Monday, October 25, 2004

Marching Toward Freedom Without Us 

Courtesy of our esteemed colleague Swopa at Needlenose, a severely underexposed story from last Friday's (subscription-only) Financial Times. If the Iraqi elections do take place in January, as scheduled, voters will likely be choosing from among a slate of candidates put together by representatives of Ali al-Sistani:
Iraqi Shia Islamist parties have reached a "preliminary agreement" to run a single list of candidates in parliamentary elections scheduled for January, with help from representatives of the most powerful cleric in Iraq, Grand Ayatollah Ali al-Sistani, Shia political figures said yesterday.

If the plan works, and obtains Mr Sistani's explicit blessing, it could pave the way for an Iraq dominated by conservative Shia religious leaders for the first time since 1920. Shia Arabs make up 60 per cent of Iraq's population, and by far the largest number are followers of Mr Sistani.

Joining in such an election list may be the only way for secular figures from Iraq's interim government, such as Iyad Allawi, prime minister, to gain the political support needed to stay in office.

US diplomats reportedly are opposed to the idea, saying they favour a "consensus" list which is not sectarian. But they may have little choice but to acquiesce, due to the influence wielded by Mr Sistani . . . .

His representative in Dubai, Murtadha al-Kashmiri, insisted that Mr Sistani "will not choose the candidates for the election. That is for the people to decide."

However, his representative in Lebanon, Hamid Khaffaf, recently announced on Lebanese television the formation of a committee that would help to prepare the election list.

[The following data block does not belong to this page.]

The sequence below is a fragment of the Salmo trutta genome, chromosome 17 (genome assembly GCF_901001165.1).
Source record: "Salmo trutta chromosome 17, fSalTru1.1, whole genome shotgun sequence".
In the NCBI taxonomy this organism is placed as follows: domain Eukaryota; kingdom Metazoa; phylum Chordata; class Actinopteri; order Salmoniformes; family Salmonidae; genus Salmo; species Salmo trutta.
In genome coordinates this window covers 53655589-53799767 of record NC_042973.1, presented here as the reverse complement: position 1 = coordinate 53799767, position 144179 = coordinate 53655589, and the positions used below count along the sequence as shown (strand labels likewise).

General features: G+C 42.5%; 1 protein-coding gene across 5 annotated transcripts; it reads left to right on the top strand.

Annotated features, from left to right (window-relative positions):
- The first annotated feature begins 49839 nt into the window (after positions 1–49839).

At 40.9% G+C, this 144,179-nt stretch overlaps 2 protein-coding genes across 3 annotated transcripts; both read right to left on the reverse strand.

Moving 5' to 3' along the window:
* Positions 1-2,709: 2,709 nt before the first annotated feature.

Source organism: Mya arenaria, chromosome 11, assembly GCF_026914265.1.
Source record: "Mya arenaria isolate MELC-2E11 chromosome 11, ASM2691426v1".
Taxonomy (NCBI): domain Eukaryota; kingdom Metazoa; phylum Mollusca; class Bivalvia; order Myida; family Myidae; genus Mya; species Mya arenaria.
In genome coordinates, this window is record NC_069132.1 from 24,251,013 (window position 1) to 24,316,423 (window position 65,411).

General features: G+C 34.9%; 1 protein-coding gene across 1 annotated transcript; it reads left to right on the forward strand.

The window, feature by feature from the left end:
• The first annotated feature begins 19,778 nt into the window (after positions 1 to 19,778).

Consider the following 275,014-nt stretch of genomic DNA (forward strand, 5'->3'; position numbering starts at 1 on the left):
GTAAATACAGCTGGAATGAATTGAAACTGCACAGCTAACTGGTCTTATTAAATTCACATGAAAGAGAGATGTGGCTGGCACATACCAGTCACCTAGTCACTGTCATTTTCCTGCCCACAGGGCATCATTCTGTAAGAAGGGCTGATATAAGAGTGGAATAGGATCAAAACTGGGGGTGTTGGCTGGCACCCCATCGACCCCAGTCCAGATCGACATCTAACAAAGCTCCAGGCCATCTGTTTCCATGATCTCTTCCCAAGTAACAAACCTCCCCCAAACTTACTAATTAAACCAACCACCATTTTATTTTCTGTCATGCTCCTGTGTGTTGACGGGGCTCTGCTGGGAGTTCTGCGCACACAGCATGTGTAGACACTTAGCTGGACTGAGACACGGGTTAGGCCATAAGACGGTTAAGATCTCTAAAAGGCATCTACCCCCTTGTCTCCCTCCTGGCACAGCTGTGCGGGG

"A committee has been formed. It already started its work, praised be God," said Mr Khaffaf. "The committee will try to ensure that all Iraqis - be they parties, movements, currents or independents - will be represented in one list. This list will be open to all."
Meanwhile, Juan Cole reports that the International Republican Institute is busy trying to spin the "alarming" results of a poll it conducted into good news for Bush, even though a sizable majority of Iraqis support religious parties:
First, the poll is being greeted as a huge joke in Iraq, both because it is widely felt that its methodology was deeply flawed (even a local Baghdad IRI official admitted as much) and because its more positive findings are contradicted by local Iraqi polling. They left out any question about the country's most popular politician, Ibrahim Jaafari!

Second, they have actively suppressed at their web site slides Q27, which reveal the popularity and recognition ratings of major political figures. Here are some selected findings, arranged according to level of support . . . .
Abdul Aziz al-Hakim 51.27%
Ayad Allawi 47.01
Muqtada al-Sadr 45.82

Muhammad Bahr al-Ulum 37.51
Hussein Hadi al-Sadr 35.70
Adnan Pachachi 33.09 . . . .
This list is remarkable for the number of clerics at the top. Abdul Aziz al-Hakim, Muqtada al-Sadr, Muhammad Bahr al-Ulum, and Hussein al-Sadr are all Shiite clergymen. The most popular Sunni aside from Adnan Pachachi on this list (why didn't they ask about President Ghazi al-Yawir? It is bizarre.) is Hareth al-Dhari, the Sunni cleri who leads the Association of Muslim Scholars. AMS is leading a boycott of the elections, though, otherwise al-Dhari is a shoo-in for a seat in parliament.

The other thing that is remarkable about the list is how it is split between anti-American and pro-American figures. Prime Minister Iyad Allawi and his arch nemesis radical cleric Muqtada al-Sadr are in a virtual tie for second place, behind al-Hakim. Although al-Hakim earlier cooperated with the Americans, he is increasingly bitter. He spoke out against the US attack on Tel Afar, and today al-Jazeerah reports that he is threatening to reveal the details of Iraqi government torture of prisoners. Al-Dhari is anti-American, as well, though Hussein al-Sadr had dinner with Colin Powell and is a moderate, and Bahr al-Ulum served on the Interim Governing Council.

Anyway, for Muqtada al-Sadr to have a higher recognition rate than Iyad Allawi, and to have about the same level of support, is surely highly embarrassing to the Bush administration. For so many Shiite clerics to be at the top of the list is likewise.

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